# How do you solve the initial-value problem #y'=sinx/siny# where #y(0)=π/4#?

You can separate yuor variables

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The solution is:

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To solve the initial-value problem ( y' = \frac{\sin(x)}{\sin(y)} ) with ( y(0) = \frac{\pi}{4} ), you can separate variables and then integrate.

First, separate variables by multiplying both sides by ( \sin(y) ) and dividing both sides by ( y' ): [ \sin(y) , dy = \sin(x) , dx ]

Next, integrate both sides: [ \int \sin(y) , dy = \int \sin(x) , dx ]

After integrating, you get: [ -\cos(y) = -\cos(x) + C ]

Where ( C ) is the constant of integration.

Now, apply the initial condition ( y(0) = \frac{\pi}{4} ): [ -\cos\left(\frac{\pi}{4}\right) = -\cos(0) + C ] [ -\frac{\sqrt{2}}{2} = -1 + C ] [ C = -\frac{\sqrt{2}}{2} + 1 ]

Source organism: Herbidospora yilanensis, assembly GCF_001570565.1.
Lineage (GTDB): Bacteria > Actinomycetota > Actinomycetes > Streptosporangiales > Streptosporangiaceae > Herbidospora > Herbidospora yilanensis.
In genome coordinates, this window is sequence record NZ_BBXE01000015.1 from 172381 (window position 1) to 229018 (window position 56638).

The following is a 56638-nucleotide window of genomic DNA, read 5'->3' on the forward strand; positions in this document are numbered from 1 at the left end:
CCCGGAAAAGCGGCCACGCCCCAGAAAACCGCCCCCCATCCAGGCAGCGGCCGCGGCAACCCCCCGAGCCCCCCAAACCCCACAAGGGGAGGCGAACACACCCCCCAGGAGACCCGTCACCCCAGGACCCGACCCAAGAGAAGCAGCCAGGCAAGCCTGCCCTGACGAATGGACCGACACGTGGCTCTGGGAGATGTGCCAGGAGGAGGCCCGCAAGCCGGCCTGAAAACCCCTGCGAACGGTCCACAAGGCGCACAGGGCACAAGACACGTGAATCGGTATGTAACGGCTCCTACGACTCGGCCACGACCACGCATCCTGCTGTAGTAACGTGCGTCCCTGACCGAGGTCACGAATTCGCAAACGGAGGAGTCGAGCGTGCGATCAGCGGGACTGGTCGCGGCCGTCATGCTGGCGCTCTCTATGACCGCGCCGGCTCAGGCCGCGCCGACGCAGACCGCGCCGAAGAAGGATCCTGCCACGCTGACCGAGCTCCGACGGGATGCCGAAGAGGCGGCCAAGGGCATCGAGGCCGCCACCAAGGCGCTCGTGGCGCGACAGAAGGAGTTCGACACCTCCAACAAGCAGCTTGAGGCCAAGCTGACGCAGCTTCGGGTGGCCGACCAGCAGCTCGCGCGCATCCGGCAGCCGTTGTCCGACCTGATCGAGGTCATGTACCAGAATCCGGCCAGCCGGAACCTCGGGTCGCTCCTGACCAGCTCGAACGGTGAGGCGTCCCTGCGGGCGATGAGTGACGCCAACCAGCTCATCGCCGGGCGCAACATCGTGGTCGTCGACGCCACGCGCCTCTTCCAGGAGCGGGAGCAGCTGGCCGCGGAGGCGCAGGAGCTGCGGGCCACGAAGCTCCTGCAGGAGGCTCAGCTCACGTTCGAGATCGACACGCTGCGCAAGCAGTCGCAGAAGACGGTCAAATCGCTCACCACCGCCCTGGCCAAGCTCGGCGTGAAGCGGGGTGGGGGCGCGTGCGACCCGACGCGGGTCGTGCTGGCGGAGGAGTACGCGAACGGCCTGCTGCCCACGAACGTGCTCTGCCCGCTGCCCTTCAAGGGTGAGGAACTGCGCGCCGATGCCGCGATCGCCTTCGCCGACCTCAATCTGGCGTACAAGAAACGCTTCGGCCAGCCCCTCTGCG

So, the particular solution to the initial-value problem is: [ -\cos(y) = -\cos(x) -\frac{\sqrt{2}}{2} + 1 ]

Solving for ( y ), you get: [ y = \arccos\left(\cos(x) +\frac{\sqrt{2}}{2} - 1\right) ]

This is the solution to the initial-value problem ( y' = \frac{\sin(x)}{\sin(y)} ) with ( y(0) = \frac{\pi}{4} ).

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When evaluating a one-sided limit, you need to be careful when a quantity is approaching zero since its sign is different depending on which way it is approaching zero from. Let us look at some examples.

When evaluating a one-sided limit, you need to be careful when a quantity is approaching zero since its sign is different depending on which way it is approaching zero from. Let us look at some examples.

When evaluating a one-sided limit, you need to be careful when a quantity is approaching zero since its sign is different depending on which way it is approaching zero from. Let us look at some examples.

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